By Noah Shachtman
For one day, at least, you can call off the cyberwar.
The Pentagon has revealed an unclassified version of its “Strategy for Operating in Cyberspace.” And despite a drumbeat of scare talk and digital sabre-rattling in Washington, the document takes a measured, reasonable approach — focusing on good network hygiene and data-sharing, rather than bombing hackers into submission.
The question is whether this public summary conveys what’s actually in the classified strategy, or reflects the real mood of the Department of Defense.
“DoD would like to be much more aggressive in what it says and how it acts,” says a source familiar with the development of the strategy. “But that tendency to be aggressive has been reined in by the State Department, Treasury, and the White House, and not in an unreasonable way.”
Listen to the talk inside the Washington Beltway — and especially within the Pentagon — and you’d think hackers were about to reach their hands through our computers, and strangle us all in our sleep.
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“The United States is fighting a cyber-war today, and we are losing,” retired admiral and former National Security Agency chief Mike McConnell wrote in the Washington Post last year.
Defense Secretary Leon Panetta claimed cyber attacks could be the “next Pearl Harbor we confront.” Or perhaps the next Hiroshima.
Senator Carl Levin declared that “cyberweapons and cyberattacks potentially can be devastating, approaching weapons of mass destruction in their effects” during an April 2010 (.pdf) hearing.
According to the Wall Street Journal, the Pentagon has come to the conclusion that “computer sabotage… can constitute an act of war.” As one military official tells the paper: “If you shut down our power grid, maybe we will put a missile down one of your smokestacks.”
Yet the Pentagon strategy uses tones of cooperation, not confrontation, in the strategy it released today.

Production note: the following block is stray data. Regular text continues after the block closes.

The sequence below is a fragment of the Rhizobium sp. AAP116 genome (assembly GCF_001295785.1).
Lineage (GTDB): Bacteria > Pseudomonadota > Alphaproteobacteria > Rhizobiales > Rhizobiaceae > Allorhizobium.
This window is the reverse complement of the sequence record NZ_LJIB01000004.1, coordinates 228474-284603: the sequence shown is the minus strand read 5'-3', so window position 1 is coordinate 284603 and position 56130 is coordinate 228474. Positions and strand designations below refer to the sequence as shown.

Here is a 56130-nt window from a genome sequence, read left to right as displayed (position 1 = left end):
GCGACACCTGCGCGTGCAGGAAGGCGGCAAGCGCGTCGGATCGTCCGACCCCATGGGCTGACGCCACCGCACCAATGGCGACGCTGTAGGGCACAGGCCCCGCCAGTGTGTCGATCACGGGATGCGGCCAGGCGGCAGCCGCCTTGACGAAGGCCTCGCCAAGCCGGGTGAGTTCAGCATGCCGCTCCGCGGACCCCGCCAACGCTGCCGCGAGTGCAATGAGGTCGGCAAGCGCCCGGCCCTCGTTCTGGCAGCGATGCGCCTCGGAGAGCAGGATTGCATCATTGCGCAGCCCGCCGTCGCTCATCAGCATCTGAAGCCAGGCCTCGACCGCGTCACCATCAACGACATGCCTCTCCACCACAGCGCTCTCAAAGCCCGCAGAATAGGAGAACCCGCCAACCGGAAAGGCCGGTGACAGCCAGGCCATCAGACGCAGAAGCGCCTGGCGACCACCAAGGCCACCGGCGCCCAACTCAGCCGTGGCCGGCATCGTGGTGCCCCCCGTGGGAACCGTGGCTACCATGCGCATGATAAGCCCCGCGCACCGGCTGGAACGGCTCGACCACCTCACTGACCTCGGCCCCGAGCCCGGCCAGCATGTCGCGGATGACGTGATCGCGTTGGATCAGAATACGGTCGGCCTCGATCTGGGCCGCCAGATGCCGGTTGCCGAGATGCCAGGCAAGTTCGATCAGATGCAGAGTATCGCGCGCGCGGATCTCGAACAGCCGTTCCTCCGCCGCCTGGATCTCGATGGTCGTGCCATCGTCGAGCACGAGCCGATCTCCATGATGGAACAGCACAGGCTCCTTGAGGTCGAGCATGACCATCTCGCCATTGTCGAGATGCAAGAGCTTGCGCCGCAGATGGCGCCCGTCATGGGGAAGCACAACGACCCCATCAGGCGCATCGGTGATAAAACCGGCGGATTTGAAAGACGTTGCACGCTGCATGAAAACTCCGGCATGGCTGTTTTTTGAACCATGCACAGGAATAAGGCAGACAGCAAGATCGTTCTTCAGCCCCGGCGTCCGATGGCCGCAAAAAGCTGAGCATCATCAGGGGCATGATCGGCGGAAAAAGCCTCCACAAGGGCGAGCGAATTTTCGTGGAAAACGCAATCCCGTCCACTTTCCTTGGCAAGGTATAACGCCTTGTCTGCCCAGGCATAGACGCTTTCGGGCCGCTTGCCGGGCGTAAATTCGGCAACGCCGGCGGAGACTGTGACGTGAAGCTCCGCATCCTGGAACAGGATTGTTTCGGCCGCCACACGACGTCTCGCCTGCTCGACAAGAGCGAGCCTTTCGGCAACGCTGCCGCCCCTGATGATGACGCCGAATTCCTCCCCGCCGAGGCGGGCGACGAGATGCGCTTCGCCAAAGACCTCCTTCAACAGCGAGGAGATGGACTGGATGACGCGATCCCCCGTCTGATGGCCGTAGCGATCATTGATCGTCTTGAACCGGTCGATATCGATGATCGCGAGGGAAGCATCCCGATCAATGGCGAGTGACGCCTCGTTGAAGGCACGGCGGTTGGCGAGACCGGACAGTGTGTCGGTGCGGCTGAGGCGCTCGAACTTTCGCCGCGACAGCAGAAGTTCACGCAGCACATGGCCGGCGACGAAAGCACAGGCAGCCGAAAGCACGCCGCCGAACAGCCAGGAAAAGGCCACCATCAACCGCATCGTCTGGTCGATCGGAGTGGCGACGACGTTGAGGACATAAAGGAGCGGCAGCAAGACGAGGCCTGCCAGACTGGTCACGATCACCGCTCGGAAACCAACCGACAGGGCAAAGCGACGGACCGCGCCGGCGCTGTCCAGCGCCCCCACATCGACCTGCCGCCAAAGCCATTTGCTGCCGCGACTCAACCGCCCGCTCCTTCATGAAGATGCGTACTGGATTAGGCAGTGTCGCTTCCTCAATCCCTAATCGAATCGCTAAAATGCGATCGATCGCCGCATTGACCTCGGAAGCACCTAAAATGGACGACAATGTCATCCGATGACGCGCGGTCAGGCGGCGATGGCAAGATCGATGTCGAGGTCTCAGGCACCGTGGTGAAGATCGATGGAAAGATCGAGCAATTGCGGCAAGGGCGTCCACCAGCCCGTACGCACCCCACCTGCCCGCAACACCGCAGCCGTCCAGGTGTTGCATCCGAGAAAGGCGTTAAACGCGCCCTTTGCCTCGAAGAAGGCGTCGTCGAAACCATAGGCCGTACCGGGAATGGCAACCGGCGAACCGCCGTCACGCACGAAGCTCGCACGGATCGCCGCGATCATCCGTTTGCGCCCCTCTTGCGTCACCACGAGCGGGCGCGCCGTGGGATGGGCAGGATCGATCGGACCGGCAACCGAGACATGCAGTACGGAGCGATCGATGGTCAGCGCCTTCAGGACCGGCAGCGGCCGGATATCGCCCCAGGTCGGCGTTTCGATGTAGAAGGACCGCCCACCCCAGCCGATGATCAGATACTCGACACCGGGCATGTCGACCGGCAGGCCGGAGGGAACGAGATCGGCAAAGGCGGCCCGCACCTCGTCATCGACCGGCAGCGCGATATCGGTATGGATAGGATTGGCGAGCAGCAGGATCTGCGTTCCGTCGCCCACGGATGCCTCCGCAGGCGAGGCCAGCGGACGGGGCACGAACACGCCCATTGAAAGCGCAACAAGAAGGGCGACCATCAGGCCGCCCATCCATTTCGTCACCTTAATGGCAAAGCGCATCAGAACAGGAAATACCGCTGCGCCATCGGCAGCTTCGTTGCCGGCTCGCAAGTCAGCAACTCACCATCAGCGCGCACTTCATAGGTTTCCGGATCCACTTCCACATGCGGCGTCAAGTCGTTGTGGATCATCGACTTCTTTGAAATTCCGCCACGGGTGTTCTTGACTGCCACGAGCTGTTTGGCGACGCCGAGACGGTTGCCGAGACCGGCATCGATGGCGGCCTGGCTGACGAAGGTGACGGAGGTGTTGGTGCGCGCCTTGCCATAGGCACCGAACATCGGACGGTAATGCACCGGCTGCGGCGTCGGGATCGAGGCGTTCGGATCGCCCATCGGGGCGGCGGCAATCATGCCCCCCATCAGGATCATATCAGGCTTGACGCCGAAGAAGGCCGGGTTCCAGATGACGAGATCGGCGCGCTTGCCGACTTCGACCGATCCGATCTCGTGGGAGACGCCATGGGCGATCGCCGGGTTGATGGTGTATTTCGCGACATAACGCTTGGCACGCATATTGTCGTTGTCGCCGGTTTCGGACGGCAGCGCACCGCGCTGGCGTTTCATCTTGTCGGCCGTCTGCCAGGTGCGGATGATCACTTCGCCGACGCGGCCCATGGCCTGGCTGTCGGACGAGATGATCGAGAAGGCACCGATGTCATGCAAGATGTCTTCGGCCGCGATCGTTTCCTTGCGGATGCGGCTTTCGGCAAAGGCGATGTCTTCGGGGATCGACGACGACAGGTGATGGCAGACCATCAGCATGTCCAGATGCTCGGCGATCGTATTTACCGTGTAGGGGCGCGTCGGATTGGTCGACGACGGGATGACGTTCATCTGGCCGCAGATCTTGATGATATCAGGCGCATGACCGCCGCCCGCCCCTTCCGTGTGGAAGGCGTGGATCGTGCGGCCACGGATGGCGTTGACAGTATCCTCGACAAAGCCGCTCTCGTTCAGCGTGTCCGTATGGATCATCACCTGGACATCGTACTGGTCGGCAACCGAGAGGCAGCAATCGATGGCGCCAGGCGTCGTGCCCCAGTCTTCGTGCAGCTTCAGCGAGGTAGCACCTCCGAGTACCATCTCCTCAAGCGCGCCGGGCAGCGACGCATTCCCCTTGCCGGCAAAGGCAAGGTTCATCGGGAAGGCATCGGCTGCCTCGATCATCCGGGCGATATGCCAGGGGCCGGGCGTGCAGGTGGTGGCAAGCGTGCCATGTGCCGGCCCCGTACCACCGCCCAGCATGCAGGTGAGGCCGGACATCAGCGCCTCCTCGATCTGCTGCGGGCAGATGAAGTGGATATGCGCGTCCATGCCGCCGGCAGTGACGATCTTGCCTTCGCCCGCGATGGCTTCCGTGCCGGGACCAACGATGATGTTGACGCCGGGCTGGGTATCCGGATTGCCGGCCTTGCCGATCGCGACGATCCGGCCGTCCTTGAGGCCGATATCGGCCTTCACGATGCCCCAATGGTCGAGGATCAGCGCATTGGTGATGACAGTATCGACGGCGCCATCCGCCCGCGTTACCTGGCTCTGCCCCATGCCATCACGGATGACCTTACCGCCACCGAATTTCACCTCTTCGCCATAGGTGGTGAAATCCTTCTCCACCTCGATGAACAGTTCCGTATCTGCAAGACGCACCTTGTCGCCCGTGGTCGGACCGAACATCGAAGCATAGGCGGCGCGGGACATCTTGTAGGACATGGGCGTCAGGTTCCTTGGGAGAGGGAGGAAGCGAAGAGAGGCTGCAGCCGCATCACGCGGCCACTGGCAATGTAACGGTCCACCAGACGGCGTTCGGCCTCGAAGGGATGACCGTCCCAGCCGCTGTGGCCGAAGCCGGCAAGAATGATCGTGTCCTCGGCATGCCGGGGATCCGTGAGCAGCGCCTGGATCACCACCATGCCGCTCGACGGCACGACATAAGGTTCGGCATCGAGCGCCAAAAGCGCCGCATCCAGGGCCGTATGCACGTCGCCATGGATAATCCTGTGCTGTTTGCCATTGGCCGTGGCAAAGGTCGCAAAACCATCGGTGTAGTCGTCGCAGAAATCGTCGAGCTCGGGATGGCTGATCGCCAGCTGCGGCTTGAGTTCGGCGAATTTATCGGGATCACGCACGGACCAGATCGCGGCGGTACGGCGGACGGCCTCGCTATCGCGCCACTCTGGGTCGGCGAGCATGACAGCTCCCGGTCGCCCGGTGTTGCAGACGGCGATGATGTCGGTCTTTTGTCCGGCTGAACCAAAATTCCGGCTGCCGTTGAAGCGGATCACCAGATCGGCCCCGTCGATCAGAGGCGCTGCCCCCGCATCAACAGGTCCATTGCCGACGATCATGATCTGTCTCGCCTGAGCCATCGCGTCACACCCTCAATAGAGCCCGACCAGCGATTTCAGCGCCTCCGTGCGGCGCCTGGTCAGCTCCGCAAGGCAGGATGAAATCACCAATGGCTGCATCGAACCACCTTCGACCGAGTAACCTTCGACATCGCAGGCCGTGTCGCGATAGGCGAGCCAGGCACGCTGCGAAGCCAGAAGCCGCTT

“By sharing timely indicators about cyber events, threat signatures of malicious code, and information about emerging actors and threats, allies and international partners can increase collective cyber defense,” the document notes. “Cyberspace is a network of networks that includes thousands of ISPs [Internet Service Providers] across the globe; no single state or organization can maintain effective cyber defenses on its own.”
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Yes, there are all kinds of bad guys out there on the internet, the strategy adds. But many of them are out for money, not for blood.
“The tools and techniques developed by cyber criminals are increasing in sophistication at an incredible rate, and many of these capabilities can be purchased cheaply on the internet.”
And the best way to stop these crooks is through strong passwords, up-to-date software, and keeping unclassified disks and drives off of secret systems.
“Most vulnerabilities of and malicious acts against DoD systems can be addressed through good cyber hygiene,” document adds.
If there was a nod to the McConnell crowd — who’d like to “reengineer the internet” to make everyone trackable online — it was in the declaration that “DoD will pursue revolutionary technologies that rethink the technological foundations of cyberspace.” But the nod was a subtle one.
Behind closed doors, some Pentagon officials take a much harder line. There have been calls to massively shift Defense Department spending from defensive measures to online offense.
Other countries — especially the Chinese, they believe — had infiltrated every corner of the military-industrial complex, and need to be shoved back. Every fresh online break-in brings a fevered call to declare the intrusion an “act of war.”
But that view is not universally shared in Washington. “There is no cyberwar,” White House cyber czar Howard Schmidt has repeatedly said. And those more rational voices helped keep the rhetoric in this Pentagon strategy from overheating.
As one source who watched the strategy develop, says: “This the result of a long, political process.”
But this is hardly the final document, Gen. James “Hoss” Cartwright tells reporters.
“This strategy talks more about how we are going to defend the networks,” says Cartwright, the Vice Chairman of the Joint Chiefs of Staff and one of the most influential voices on cybersecurity in the Defense Department. “The next iteration will have to start to talk about here’s a strategy that says to the attacker, ‘If you do this, the price to you is going to go up. It’s not just free.'”
“Today, we are on a path that is way too predictable. It’s purely defensive. There is no penalty for attacking right now,” Cartwright adds. “We’ve got to figure out a way to change that.”